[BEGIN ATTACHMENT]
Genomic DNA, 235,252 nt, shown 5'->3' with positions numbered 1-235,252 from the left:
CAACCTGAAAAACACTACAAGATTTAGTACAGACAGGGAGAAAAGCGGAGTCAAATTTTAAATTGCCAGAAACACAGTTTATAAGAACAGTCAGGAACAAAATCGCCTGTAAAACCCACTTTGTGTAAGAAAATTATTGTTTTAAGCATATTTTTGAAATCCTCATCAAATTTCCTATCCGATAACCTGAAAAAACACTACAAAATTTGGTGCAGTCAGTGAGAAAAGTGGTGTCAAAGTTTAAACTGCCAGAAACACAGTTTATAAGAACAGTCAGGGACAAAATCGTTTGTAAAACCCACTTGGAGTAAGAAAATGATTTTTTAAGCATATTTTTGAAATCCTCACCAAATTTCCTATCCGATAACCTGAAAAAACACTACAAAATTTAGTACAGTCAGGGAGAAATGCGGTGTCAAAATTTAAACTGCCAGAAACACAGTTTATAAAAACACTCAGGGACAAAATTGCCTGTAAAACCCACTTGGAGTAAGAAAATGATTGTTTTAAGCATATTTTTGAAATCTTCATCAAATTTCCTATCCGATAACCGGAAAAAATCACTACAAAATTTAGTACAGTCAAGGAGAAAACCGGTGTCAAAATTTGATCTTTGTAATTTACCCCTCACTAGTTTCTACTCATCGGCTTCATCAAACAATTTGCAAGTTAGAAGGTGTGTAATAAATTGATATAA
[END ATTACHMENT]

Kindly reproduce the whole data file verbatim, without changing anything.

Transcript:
Genomic DNA, 235,252 nt, shown 5'->3' with positions numbered 1-235,252 from the left:
CAACCTGAAAAACACTACAAGATTTAGTACAGACAGGGAGAAAAGCGGAGTCAAATTTTAAATTGCCAGAAACACAGTTTATAAGAACAGTCAGGAACAAAATCGCCTGTAAAACCCACTTTGTGTAAGAAAATTATTGTTTTAAGCATATTTTTGAAATCCTCATCAAATTTCCTATCCGATAACCTGAAAAAACACTACAAAATTTGGTGCAGTCAGTGAGAAAAGTGGTGTCAAAGTTTAAACTGCCAGAAACACAGTTTATAAGAACAGTCAGGGACAAAATCGTTTGTAAAACCCACTTGGAGTAAGAAAATGATTTTTTAAGCATATTTTTGAAATCCTCACCAAATTTCCTATCCGATAACCTGAAAAAACACTACAAAATTTAGTACAGTCAGGGAGAAATGCGGTGTCAAAATTTAAACTGCCAGAAACACAGTTTATAAAAACACTCAGGGACAAAATTGCCTGTAAAACCCACTTGGAGTAAGAAAATGATTGTTTTAAGCATATTTTTGAAATCTTCATCAAATTTCCTATCCGATAACCGGAAAAAATCACTACAAAATTTAGTACAGTCAAGGAGAAAACCGGTGTCAAAATTTGATCTTTGTAATTTACCCCTCACTAGTTTCTACTCATCGGCTTCATCAAACAATTTGCAAGTTAGAAGGTGTGTAATAAATTGATATAA